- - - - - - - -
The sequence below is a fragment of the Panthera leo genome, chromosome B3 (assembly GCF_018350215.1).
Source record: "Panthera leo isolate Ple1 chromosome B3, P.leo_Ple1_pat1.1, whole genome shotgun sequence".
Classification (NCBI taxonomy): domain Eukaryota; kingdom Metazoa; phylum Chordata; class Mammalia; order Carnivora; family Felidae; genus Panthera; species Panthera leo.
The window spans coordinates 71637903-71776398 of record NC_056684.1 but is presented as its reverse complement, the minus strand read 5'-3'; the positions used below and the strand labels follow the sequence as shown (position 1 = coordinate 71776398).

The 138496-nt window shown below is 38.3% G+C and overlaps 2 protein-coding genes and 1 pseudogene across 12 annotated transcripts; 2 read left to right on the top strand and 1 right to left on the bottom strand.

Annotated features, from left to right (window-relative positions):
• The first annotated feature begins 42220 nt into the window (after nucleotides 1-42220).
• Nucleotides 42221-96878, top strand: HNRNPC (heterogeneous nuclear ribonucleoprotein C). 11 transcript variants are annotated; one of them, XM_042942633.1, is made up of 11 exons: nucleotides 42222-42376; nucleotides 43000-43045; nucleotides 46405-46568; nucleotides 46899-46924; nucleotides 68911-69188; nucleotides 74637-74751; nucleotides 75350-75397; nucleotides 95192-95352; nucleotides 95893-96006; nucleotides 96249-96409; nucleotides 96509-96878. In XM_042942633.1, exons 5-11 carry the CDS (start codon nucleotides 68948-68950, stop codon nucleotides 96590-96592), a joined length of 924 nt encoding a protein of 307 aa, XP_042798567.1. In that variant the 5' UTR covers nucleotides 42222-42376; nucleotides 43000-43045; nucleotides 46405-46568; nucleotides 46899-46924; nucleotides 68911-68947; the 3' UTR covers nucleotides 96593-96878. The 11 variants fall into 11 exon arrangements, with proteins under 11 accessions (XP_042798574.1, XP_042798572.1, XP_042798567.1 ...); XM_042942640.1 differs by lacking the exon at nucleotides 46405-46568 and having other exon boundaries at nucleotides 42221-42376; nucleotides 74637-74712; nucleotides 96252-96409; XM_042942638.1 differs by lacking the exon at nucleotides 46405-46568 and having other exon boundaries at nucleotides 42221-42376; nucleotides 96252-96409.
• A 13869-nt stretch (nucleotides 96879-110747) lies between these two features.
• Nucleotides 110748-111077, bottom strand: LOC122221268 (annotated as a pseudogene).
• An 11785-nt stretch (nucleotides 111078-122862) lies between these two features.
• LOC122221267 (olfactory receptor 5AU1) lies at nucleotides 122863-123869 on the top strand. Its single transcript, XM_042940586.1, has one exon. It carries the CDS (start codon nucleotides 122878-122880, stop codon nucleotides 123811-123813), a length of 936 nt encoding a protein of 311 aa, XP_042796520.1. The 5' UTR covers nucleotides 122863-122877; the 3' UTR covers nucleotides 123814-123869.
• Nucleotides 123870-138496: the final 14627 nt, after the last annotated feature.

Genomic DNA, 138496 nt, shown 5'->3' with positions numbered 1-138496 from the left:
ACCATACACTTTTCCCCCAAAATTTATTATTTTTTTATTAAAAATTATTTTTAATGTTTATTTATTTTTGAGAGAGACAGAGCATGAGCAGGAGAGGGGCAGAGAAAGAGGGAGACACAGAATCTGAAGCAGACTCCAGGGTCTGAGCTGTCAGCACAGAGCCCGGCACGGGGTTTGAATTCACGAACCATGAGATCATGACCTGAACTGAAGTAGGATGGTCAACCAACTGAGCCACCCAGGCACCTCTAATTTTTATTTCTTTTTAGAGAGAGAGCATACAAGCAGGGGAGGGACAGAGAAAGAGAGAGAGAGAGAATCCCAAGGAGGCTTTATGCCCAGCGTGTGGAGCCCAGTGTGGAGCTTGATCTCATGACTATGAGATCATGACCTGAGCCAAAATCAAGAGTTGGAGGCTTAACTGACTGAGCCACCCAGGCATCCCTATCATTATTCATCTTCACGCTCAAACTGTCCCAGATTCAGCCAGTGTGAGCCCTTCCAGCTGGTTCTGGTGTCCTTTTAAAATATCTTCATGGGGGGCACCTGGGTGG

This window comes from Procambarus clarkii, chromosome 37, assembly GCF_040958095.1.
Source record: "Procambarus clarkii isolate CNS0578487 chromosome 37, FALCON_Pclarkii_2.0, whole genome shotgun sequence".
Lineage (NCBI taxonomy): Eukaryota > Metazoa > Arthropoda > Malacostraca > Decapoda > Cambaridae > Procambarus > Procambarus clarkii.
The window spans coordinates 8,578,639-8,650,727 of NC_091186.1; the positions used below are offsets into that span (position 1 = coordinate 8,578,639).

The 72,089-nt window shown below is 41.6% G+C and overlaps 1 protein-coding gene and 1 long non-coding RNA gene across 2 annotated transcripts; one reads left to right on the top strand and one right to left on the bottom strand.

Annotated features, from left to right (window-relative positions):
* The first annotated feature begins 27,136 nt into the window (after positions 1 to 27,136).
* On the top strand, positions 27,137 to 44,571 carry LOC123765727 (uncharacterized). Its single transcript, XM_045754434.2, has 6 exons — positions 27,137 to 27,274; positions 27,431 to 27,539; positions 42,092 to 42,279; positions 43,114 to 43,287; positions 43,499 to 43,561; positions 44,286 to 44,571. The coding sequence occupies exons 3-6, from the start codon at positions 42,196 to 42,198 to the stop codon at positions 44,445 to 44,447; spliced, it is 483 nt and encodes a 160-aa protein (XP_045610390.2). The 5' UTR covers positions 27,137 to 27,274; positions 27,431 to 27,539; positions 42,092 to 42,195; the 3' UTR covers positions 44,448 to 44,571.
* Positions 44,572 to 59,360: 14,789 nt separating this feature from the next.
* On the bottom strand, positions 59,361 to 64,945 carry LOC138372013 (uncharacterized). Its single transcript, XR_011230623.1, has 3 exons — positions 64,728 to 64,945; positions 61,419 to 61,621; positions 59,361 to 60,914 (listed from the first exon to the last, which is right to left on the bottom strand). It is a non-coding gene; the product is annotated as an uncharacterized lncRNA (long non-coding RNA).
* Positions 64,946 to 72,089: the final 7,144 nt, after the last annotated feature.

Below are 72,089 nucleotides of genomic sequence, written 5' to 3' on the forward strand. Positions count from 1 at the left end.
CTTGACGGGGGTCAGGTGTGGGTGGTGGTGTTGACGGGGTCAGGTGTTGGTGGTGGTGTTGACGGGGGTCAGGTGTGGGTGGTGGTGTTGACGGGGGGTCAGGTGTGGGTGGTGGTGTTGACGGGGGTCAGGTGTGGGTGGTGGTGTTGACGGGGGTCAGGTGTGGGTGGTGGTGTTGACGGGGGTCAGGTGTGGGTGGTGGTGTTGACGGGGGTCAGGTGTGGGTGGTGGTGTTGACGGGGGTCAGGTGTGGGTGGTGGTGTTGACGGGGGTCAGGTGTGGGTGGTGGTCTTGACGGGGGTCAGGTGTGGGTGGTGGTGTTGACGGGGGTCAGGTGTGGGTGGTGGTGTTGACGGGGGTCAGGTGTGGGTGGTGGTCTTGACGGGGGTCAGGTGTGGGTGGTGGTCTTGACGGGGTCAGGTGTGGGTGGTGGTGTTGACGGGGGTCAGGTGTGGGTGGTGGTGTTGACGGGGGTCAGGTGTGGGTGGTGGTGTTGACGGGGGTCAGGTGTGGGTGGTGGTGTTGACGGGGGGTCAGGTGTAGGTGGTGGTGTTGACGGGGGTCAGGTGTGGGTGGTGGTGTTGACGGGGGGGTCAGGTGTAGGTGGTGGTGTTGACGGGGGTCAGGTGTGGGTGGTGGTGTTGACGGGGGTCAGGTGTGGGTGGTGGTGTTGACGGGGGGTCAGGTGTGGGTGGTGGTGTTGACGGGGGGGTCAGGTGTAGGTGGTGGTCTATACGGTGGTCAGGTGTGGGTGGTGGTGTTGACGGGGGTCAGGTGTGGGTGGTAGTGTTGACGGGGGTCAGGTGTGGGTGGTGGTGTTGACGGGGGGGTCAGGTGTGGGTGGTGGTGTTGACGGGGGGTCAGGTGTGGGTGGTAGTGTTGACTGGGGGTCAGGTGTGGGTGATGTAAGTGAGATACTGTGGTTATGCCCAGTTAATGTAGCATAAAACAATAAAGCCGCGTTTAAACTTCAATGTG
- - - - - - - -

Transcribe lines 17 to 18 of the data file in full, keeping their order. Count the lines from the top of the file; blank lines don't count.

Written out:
Source record: "Procambarus clarkii isolate CNS0578487 chromosome 37, FALCON_Pclarkii_2.0, whole genome shotgun sequence".
Lineage (NCBI taxonomy): Eukaryota > Metazoa > Arthropoda > Malacostraca > Decapoda > Cambaridae > Procambarus > Procambarus clarkii.